Public intoxication: Todd A. Woodruff, 27, of Albertville, arrested 2nd Avenue SW.


Driving under the influence; endangering the welfare of a child: John L. McLeod, 26, of Falkville, arrested at Phelan Circle SE.

Failure to appear – theft of property, fourth degree; Driving Under the Influence: Anthony G. Drane, 35, of Cullman, arrested at the Cullman County Detention Center.

Failure to Appear – Criminal Trespass, Third Degree: Christopher P. Harris, 31, of Falkville, arrested at the Cullman County Detention Center.

Failure to Appear – Theft of Property, Fourth Degree: Christina J. Moore, 44, of Hartselle, arrested on 2nd Ave SW.


Theft of property, fourth degree; Resisting Arrest: Ashley N. Kirby, 28, of Trinity, arrested on 2nd Ave SW.

Here is a rundown of arrests reported by the Cullman County Sheriff’s Office on Thursday, Friday, Saturday and Sunday:


Failure to Appear – Possession of Drug Paraphernalia, First Offence: Harley Davidson Benafield, 23, arrested on County Road 1573.

Violation of probation – possession of dangerous drugs: Richard Earl Bollen, 57, arrested at the Cullman County Detention Center.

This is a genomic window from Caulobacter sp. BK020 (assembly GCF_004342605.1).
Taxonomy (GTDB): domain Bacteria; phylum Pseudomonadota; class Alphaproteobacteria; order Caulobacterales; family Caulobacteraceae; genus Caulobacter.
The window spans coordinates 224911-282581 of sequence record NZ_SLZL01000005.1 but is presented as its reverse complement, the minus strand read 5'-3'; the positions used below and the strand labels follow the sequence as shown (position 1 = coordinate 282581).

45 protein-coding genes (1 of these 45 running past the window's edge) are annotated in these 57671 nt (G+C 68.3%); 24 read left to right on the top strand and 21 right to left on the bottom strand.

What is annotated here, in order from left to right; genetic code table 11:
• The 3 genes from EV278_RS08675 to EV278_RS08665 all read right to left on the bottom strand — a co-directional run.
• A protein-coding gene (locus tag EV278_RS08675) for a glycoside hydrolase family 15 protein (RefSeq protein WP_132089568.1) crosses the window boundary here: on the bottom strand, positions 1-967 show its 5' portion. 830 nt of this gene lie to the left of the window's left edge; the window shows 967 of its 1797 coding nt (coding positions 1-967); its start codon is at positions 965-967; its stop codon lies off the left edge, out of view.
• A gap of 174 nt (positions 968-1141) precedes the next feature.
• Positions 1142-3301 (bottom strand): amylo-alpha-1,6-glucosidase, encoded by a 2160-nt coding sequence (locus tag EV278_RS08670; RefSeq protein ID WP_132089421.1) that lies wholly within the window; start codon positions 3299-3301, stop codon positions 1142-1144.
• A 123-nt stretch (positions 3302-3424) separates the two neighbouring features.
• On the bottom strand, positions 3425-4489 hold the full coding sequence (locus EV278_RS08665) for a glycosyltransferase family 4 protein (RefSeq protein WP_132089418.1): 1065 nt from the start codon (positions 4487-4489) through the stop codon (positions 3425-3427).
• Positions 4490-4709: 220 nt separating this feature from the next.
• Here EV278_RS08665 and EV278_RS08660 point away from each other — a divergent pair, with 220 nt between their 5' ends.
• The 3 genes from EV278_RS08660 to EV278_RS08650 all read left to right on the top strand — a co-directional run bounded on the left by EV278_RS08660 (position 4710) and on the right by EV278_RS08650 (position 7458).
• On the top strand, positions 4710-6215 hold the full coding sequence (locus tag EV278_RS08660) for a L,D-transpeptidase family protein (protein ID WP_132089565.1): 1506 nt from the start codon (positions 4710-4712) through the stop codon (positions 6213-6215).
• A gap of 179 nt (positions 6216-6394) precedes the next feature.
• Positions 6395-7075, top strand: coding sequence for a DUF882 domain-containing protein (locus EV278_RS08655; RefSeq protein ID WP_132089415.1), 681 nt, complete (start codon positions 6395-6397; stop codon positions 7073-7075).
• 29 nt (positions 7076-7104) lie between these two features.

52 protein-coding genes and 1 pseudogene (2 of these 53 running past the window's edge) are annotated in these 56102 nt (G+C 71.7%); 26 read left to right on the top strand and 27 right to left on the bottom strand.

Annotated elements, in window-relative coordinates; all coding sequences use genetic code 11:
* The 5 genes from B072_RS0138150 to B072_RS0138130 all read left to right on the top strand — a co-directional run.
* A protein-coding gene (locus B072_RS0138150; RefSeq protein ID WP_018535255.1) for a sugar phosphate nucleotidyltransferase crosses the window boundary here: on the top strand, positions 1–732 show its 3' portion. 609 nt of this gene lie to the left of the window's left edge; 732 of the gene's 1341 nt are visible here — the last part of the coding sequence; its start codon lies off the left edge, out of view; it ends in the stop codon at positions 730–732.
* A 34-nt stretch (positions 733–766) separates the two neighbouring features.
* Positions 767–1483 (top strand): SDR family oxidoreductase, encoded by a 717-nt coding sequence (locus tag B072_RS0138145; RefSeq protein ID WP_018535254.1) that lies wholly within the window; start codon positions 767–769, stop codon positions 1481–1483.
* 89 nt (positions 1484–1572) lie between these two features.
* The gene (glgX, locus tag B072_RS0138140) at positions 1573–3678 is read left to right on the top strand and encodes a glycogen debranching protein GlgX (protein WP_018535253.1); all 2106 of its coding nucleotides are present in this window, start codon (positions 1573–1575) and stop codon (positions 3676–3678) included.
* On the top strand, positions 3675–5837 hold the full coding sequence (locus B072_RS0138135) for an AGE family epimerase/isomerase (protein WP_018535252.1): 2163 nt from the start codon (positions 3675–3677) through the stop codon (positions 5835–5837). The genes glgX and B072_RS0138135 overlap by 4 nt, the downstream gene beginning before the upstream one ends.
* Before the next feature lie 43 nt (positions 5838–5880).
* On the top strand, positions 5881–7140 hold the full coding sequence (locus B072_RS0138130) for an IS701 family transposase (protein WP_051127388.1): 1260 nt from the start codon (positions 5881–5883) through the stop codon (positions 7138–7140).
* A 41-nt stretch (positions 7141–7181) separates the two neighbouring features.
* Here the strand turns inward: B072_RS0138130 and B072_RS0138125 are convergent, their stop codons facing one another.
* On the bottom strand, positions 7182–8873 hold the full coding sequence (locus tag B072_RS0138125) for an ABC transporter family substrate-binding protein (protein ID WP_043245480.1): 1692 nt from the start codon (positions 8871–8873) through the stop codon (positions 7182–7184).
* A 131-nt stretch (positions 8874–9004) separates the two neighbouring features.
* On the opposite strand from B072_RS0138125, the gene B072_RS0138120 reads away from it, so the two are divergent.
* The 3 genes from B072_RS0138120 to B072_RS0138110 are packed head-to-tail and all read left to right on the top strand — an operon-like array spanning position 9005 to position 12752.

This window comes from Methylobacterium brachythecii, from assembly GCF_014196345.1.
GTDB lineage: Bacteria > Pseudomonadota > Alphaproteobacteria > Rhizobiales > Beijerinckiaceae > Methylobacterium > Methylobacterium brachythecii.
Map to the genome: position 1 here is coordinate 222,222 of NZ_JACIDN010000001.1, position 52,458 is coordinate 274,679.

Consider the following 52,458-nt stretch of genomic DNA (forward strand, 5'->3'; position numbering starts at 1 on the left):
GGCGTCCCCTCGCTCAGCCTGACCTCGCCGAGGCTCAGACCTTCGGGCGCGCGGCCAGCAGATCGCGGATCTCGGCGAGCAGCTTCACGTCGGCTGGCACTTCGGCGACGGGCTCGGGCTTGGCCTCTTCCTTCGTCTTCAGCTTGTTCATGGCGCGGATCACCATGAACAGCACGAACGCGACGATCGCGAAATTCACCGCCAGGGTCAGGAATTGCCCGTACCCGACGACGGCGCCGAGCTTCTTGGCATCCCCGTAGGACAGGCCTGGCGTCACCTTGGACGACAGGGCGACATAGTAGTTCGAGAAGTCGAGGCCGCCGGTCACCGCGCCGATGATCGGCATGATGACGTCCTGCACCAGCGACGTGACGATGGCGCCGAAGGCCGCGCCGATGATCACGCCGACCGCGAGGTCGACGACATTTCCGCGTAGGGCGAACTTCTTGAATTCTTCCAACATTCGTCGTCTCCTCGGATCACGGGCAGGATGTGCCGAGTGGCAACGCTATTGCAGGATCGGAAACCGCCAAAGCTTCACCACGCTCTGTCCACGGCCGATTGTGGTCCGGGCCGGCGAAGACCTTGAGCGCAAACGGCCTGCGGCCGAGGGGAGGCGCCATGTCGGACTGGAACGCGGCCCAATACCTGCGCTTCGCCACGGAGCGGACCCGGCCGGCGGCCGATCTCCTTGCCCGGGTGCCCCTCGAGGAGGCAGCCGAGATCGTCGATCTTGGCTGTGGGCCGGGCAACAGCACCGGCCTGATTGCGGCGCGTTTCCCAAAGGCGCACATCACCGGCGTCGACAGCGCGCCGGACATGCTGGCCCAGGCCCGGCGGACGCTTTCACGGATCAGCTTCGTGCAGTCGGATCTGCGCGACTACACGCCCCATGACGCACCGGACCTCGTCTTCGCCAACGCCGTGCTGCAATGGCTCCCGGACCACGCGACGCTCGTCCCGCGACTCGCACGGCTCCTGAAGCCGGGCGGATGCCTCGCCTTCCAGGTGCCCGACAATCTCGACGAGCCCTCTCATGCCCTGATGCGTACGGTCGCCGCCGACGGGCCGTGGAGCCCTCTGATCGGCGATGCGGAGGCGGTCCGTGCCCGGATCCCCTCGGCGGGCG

Domestic Violence Protection Order Violation: Ryan William May, 40, arrested at the Cullman County Sheriff’s Office.

Grand Jury – infringement; forged instrument; theft-miscellaneous, $500 to less than $1,500; trading in a worthless instrument; Illegal Possession/Use of Credit/Debit Card: Robin Lee Ritchie, 41, arrested on County Road 314.

Failure to appear – possession of methamphetamine; Possession of Drug Paraphernalia, First Offense: Tonya Alise Stephens, 35, arrested in Cullman County.

Public poisoning: Willie James Wilson, 39, arrested in Topre.


Interlock offence; Driving Under the Influence of Alcohol: Shanice Yevette Brown, 29, stopped on I-65/299 SB.